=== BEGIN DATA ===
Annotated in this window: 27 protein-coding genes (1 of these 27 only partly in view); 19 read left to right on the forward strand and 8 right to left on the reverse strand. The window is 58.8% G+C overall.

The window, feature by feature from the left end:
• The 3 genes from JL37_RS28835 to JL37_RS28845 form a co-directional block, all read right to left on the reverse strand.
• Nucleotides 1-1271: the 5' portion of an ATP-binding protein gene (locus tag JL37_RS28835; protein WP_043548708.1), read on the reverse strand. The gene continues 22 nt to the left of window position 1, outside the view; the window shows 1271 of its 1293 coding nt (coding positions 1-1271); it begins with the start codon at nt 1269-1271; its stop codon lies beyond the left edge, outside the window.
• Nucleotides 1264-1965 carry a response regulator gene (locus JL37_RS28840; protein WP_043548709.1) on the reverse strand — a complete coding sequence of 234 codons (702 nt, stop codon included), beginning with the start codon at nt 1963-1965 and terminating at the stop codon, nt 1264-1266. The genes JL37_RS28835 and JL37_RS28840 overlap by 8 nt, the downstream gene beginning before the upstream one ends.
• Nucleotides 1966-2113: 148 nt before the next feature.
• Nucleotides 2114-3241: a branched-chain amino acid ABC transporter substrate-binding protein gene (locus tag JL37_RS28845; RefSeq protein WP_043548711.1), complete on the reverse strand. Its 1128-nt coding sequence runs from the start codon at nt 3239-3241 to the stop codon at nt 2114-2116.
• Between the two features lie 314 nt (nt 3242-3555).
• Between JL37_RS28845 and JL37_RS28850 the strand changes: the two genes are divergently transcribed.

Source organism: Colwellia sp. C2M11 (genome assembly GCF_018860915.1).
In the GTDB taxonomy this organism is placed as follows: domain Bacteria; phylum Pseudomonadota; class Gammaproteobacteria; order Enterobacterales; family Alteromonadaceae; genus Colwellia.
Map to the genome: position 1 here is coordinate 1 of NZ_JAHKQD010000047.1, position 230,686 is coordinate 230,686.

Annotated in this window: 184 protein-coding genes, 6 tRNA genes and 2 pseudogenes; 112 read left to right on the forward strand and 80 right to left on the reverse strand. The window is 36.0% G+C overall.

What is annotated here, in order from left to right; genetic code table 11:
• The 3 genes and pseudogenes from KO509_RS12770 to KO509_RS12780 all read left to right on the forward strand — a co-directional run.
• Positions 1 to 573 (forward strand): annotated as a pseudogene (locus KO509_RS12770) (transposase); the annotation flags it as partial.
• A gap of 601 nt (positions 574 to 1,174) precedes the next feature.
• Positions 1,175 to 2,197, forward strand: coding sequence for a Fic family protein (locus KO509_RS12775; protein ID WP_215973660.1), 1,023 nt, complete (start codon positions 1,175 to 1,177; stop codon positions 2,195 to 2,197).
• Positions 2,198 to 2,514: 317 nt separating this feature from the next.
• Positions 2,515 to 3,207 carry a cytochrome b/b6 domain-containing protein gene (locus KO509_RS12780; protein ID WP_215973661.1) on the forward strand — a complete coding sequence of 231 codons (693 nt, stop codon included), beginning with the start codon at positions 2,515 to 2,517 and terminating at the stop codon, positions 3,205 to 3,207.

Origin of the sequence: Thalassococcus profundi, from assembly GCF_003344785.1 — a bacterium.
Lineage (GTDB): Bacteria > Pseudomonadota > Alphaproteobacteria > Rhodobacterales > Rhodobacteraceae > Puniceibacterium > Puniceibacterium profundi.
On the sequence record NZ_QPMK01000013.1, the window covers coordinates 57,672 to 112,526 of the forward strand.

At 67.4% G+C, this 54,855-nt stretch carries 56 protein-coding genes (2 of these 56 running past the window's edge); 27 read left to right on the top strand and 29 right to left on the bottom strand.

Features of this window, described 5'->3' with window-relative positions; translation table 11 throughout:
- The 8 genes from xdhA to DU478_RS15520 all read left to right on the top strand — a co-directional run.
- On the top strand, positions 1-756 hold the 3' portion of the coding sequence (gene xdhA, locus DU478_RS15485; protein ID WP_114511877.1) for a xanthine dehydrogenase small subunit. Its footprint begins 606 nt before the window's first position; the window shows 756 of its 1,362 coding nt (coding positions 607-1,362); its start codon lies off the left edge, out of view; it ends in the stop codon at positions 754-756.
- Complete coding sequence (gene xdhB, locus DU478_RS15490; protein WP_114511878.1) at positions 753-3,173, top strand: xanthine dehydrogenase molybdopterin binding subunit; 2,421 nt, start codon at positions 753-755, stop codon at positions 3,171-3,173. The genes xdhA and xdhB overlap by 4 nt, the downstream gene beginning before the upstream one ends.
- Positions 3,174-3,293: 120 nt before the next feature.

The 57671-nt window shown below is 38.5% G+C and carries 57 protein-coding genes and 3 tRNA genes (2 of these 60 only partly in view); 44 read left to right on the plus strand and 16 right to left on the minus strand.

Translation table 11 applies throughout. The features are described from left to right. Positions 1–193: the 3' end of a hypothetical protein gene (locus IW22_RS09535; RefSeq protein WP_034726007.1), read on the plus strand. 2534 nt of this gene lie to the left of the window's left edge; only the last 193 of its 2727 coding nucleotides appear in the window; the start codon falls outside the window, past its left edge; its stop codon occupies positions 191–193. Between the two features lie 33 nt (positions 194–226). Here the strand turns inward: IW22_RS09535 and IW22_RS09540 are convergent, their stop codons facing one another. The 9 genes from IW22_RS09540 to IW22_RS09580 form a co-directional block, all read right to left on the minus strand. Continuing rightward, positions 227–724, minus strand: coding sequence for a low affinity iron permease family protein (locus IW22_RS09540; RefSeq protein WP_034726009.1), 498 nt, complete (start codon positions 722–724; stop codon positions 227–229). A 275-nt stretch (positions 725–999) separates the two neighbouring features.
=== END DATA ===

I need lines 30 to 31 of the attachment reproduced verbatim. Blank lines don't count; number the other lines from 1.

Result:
The 57671-nt window shown below is 38.5% G+C and carries 57 protein-coding genes and 3 tRNA genes (2 of these 60 only partly in view); 44 read left to right on the plus strand and 16 right to left on the minus strand.

Translation table 11 applies throughout. The features are described from left to right. Positions 1–193: the 3' end of a hypothetical protein gene (locus IW22_RS09535; RefSeq protein WP_034726007.1), read on the plus strand. 2534 nt of this gene lie to the left of the window's left edge; only the last 193 of its 2727 coding nucleotides appear in the window; the start codon falls outside the window, past its left edge; its stop codon occupies positions 191–193. Between the two features lie 33 nt (positions 194–226). Here the strand turns inward: IW22_RS09535 and IW22_RS09540 are convergent, their stop codons facing one another. The 9 genes from IW22_RS09540 to IW22_RS09580 form a co-directional block, all read right to left on the minus strand. Continuing rightward, positions 227–724, minus strand: coding sequence for a low affinity iron permease family protein (locus IW22_RS09540; RefSeq protein WP_034726009.1), 498 nt, complete (start codon positions 722–724; stop codon positions 227–229). A 275-nt stretch (positions 725–999) separates the two neighbouring features.